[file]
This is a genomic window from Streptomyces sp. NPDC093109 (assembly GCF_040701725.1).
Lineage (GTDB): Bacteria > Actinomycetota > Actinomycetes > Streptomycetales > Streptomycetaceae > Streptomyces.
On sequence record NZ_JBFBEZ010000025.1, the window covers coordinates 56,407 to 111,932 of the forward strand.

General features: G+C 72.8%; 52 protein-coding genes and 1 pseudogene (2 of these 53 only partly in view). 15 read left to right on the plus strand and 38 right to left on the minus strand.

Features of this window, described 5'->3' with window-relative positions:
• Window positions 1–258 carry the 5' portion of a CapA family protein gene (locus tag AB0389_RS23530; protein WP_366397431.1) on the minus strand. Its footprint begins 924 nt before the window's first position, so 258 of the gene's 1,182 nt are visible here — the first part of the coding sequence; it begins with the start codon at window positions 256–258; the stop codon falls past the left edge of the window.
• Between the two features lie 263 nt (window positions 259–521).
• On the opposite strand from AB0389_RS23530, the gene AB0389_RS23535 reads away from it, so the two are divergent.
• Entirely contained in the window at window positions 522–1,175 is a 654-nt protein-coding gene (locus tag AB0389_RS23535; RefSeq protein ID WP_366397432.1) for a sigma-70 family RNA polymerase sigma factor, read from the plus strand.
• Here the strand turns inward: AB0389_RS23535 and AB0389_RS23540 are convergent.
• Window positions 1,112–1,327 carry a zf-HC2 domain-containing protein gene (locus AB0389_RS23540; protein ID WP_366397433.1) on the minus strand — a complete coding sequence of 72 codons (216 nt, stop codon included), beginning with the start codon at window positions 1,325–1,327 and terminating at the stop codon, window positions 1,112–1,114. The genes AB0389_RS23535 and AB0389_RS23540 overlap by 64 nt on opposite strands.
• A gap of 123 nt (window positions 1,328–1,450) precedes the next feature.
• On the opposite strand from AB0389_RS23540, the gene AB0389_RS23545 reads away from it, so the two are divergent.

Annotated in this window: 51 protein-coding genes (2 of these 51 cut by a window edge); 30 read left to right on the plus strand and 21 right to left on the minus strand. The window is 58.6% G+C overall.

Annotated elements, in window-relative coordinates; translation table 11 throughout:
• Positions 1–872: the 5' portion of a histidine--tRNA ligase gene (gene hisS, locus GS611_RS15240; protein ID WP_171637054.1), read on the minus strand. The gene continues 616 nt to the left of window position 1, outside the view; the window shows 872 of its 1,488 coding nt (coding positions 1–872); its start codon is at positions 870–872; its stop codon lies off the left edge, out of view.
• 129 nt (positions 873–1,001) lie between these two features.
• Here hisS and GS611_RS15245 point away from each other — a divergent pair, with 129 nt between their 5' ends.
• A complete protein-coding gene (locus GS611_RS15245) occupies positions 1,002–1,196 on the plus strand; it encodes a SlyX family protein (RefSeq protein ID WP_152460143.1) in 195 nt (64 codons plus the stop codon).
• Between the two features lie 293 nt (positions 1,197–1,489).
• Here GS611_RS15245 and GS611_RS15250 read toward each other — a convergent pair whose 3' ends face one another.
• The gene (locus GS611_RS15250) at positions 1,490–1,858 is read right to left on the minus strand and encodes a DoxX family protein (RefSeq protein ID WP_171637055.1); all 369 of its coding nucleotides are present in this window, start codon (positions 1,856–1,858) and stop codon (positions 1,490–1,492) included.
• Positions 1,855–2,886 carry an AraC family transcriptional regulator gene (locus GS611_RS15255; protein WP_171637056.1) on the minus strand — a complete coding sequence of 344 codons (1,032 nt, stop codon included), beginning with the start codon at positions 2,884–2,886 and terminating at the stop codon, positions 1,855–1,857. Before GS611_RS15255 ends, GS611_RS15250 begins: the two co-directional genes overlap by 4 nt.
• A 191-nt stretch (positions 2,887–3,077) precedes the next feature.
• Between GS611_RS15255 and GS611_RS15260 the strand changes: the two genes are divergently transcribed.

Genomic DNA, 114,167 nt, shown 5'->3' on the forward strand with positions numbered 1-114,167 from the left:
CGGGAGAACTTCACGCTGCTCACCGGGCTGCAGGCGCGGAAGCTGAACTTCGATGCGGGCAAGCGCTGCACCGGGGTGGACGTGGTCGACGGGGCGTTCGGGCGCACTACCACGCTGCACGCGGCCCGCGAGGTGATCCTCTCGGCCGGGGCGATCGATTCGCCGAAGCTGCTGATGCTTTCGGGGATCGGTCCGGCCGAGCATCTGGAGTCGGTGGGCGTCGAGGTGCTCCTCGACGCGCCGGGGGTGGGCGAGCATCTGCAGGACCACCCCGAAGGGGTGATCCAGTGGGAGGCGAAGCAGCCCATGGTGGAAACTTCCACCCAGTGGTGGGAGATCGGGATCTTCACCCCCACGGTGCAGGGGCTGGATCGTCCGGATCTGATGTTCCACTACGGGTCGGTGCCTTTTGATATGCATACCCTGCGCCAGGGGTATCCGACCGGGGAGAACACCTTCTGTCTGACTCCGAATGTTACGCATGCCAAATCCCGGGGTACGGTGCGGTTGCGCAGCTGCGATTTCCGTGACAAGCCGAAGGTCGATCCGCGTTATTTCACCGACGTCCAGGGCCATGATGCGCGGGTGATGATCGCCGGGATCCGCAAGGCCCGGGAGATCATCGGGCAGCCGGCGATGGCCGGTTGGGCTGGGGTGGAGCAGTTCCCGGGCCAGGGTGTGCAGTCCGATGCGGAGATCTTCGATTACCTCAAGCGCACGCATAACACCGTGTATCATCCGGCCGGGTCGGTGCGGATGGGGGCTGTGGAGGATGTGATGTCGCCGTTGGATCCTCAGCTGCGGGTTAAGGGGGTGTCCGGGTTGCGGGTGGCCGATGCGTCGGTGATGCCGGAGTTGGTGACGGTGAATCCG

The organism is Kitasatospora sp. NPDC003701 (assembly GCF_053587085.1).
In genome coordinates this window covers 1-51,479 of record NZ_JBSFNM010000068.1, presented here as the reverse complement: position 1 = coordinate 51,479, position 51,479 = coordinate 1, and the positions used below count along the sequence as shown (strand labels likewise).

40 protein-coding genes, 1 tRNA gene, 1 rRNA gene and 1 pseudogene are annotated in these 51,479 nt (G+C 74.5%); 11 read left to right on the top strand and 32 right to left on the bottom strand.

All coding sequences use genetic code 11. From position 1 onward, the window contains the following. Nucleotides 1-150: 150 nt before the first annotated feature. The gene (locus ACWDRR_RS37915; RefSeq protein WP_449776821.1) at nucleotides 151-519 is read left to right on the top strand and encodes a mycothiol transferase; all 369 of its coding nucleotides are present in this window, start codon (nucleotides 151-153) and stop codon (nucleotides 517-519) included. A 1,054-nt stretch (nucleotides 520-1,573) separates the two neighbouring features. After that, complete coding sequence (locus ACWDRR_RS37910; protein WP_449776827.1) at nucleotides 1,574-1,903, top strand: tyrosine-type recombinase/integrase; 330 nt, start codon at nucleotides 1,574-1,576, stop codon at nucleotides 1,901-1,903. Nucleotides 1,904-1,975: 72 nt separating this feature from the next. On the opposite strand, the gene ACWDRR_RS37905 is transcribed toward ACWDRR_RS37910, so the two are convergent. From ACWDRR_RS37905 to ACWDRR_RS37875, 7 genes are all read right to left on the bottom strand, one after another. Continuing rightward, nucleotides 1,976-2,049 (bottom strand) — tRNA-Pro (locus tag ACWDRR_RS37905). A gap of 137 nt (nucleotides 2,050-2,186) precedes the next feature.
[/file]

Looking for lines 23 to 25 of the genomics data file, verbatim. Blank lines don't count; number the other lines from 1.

• Positions 1,855–2,886 carry an AraC family transcriptional regulator gene (locus GS611_RS15255; protein WP_171637056.1) on the minus strand — a complete coding sequence of 344 codons (1,032 nt, stop codon included), beginning with the start codon at positions 2,884–2,886 and terminating at the stop codon, positions 1,855–1,857. Before GS611_RS15255 ends, GS611_RS15250 begins: the two co-directional genes overlap by 4 nt.
• A 191-nt stretch (positions 2,887–3,077) precedes the next feature.
• Between GS611_RS15255 and GS611_RS15260 the strand changes: the two genes are divergently transcribed.